Supreme Court to hear case on military spousal support

On behalf of Jarrell, Hicks & Waldman, PC posted in Military Family Law on Friday, May 25, 2012.

Those in the military who are going through a divorce are waiting to hear about a U.S. Supreme Court ruling that would decide whether states are violating federal law when they allow divorce courts to count a veteran's disability compensation when calculating spousal support. Also at issue is whether disability benefits should be viewed as communal property to be divided in a divorce just like other marital assets.

The case that is being reviewed is one between an Air Force veteran and his ex wife. The two divorced after nearly 20 years of marriage and the Oregon district court considered the veteran's disability payments when he was told to pay $1,000 a month in spousal support. The veteran feels that this is unfair since his only income comes from Veterans Administration benefits and Social Security Disability Insurance, which is a tax-free total of approximately $4,400 a month.

The man suffers from post-traumatic stress and is unemployable. Because of this, he is eligible to draw VA compensation at the 100 percent disabled rate. At his Oregon trial, his attorney argued that including the disability pay in calculating spousal support violates federal law. The court denied his argument as did the Oregon court of appeals.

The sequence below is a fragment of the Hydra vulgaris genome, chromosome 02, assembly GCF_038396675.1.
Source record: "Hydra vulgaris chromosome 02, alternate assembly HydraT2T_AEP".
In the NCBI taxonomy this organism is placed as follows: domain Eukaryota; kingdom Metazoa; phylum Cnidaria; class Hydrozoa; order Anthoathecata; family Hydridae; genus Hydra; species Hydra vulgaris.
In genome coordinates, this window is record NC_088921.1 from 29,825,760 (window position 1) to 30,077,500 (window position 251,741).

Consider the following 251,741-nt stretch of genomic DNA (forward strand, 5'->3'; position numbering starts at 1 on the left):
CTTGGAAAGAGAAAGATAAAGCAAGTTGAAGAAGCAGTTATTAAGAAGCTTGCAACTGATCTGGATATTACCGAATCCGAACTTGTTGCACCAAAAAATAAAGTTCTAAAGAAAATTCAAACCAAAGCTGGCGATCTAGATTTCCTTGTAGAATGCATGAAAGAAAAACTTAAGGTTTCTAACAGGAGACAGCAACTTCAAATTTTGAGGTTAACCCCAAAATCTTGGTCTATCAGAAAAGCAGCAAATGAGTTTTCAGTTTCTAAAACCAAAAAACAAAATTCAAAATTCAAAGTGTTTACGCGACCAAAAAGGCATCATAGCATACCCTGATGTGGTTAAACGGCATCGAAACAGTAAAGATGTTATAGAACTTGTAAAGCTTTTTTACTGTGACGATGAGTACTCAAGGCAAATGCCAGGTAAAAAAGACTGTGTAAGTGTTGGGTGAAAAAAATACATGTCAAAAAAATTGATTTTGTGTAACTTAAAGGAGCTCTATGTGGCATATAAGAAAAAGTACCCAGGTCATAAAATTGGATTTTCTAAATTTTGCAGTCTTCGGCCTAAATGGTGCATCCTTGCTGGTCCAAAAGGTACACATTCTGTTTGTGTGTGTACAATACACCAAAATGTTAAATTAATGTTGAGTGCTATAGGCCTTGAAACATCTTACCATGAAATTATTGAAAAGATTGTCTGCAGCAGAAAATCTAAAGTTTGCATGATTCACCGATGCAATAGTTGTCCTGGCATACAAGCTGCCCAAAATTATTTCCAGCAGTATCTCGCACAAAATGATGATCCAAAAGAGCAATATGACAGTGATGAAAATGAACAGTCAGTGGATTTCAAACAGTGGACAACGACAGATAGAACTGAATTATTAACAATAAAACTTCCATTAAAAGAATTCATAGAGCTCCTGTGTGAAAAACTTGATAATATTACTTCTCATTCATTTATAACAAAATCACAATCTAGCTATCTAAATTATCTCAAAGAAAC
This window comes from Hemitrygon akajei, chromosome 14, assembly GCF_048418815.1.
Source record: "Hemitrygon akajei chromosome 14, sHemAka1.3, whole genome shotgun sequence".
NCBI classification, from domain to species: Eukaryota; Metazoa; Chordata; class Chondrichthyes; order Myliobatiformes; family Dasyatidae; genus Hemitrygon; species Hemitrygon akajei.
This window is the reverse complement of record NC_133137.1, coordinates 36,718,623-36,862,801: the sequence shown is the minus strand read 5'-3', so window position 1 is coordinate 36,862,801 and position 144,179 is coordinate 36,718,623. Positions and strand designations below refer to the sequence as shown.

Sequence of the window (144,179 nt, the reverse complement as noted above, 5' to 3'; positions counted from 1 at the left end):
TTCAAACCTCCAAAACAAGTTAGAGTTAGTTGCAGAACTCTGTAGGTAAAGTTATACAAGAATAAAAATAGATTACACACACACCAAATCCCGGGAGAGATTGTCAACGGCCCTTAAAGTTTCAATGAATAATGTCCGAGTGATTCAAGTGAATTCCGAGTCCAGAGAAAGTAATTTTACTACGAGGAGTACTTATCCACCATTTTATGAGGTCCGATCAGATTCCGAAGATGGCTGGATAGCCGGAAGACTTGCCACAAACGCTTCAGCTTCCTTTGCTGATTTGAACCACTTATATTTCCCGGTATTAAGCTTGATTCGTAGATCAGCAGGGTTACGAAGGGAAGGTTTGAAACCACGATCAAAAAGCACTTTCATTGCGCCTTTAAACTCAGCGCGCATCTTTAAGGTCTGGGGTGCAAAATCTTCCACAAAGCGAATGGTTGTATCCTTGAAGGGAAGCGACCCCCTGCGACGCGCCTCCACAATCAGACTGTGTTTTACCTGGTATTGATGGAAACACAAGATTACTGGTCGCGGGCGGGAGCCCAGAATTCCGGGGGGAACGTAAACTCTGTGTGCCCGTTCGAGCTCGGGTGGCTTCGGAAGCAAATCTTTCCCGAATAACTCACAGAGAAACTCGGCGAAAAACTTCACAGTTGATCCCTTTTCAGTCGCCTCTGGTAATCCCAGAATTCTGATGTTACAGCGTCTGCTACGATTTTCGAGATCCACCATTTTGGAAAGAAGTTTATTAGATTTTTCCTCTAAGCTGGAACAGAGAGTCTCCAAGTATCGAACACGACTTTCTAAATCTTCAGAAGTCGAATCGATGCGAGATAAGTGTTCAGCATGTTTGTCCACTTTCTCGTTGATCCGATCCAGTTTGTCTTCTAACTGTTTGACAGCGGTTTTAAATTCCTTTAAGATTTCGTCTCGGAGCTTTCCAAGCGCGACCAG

He has now taken his argument to the Supreme Court arguing that Title 38 U.S. Code, Section 5301(a) makes VA disability benefits immune "from taxation, claims of creditors, attachment, levy and seizure." His attorney is arguing that it doesn't bar inclusion of disability pay in spousal support calculations. In addition, every state is viewing disability pay differently and the attorney feels that states could be ignoring federal law.

The hope for this case is that the court addresses how states should interpret the law and to clarify the law to help disabled veterans. For a review of the case at the Supreme Court level, at least four justices have to agree to it.

Source: HeraldNet, "Ruling sought on split of military benefits in divorce," Tom Philpott, May 21, 2012

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